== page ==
In the last decades of the eighteenth century, a number of cabinet-makers created work tables with tops that were hinged, and could be lifted to reveal a shallow space below in which sewing notions and needlework implements could be stored. Other cabinet-makers began to incorporate a shallow drawer beneath the work table top, also for the storage of needlework implements and notions. Since many of those notions and implements were quite valuable, the hinged table-top or the drawer was usually fitted with a small lock. It may be that the hinged table top gave some cabinet-makers ideas, as a number of ladies work tables began to be made as combination needlework and writing tables. Such combination tables often had two shallow drawers, one for writing implements and one for needlework notions. The more elaborate tables had drawers with special fittings to hold the various small items they were intended to contain. Such drawers were then lined with silk. Most work table drawers with special fittings were lined with silk right through the Regency. It was not until the 1830s that work table drawers were generally lined with paper, if they had any lining at all.
The table-tops in a number of the combination work tables were made to function as a writing slope, which could be raised or lowered as needed. [Author’s Note: When writing with a quill pen, the only type of pen available during the Regency, placing the paper on a sloping surface made it much easier to write clearly and legibly. In addition to making the writing easier to see, the slope would make the ink would flow more slowly, and therefore, more evenly, off the nib of the pen if it was held at an angle. That is why so many writing desks, and even portable writing boxes, included a sloping writing surface, many of which were adjustable.] It must also be noted that some people liked to use these adjustable sloped surfaces as a support for their books, while they were reading. For that reason, some of these combination tables were described as needlework/writing/reading tables.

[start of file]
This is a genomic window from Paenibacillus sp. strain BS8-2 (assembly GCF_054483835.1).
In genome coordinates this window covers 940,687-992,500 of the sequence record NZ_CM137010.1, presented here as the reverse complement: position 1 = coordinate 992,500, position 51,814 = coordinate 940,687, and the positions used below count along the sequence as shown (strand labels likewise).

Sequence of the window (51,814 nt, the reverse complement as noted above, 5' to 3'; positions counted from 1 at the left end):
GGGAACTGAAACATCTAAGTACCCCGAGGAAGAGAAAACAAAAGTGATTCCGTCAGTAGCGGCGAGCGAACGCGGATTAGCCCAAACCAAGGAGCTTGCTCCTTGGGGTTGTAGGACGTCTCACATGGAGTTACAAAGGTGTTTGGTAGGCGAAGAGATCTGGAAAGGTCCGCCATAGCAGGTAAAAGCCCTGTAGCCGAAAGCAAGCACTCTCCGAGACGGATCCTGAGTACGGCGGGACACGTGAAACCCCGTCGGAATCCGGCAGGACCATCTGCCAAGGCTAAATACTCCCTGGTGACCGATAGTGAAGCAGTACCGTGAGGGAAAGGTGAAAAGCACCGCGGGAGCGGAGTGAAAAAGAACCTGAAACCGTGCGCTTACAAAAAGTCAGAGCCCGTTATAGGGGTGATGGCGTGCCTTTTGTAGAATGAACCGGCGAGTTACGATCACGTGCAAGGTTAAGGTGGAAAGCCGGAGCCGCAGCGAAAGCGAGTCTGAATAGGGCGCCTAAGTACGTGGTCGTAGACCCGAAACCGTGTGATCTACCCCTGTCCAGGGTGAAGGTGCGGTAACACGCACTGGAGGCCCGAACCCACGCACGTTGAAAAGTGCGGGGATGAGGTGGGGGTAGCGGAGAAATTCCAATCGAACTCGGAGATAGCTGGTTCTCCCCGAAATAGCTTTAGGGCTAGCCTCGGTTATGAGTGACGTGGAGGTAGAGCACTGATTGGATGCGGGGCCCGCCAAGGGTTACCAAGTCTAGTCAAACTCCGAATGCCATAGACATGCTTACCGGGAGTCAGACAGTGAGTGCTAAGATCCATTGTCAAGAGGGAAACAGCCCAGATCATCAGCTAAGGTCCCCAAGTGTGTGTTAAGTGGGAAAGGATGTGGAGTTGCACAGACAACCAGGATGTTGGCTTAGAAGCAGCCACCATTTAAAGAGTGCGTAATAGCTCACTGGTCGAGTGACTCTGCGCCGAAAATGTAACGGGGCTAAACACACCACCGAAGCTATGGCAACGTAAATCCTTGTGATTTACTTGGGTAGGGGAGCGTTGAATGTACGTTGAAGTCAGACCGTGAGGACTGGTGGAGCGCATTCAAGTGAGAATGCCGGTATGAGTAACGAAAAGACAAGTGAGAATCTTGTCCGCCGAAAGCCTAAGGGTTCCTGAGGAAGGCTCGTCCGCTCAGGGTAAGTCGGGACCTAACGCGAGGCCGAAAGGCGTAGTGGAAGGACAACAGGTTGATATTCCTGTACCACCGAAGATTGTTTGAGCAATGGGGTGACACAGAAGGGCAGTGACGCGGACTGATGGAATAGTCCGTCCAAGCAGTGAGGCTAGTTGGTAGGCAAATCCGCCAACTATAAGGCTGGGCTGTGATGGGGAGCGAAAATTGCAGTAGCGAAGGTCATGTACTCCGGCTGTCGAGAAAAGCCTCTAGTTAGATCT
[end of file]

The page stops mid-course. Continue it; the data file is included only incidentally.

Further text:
By the 1790s, a new feature began to appear in a number of ladies work tables. The locked work basket on a shelf was replaced with an elegant silk work bag which was built right into the table. This colorful silk bag was usually lined with a sturdy cloth, like a finely woven linen, and was fitted into a wooden frame at the top. This frame, like a drawer, could be pulled out to provide access to the contents of the work bag. When the wooden frame holding the silk-covered work bag was pushed back into the table, the frame had a small lock by which it could be locked it in place so that the contents of the silk work bag were secure. By the turn of the nineteenth century, a few cabinet-makers introduced a work table with a work bag which was comprised of a few yards of pleated silk which covered a wooden frame or a complete wooden box in which the needlework could be stored. As with other types of work tables, this type of work bag could be slid into the table and locked in place when the needleworker had finished working the piece.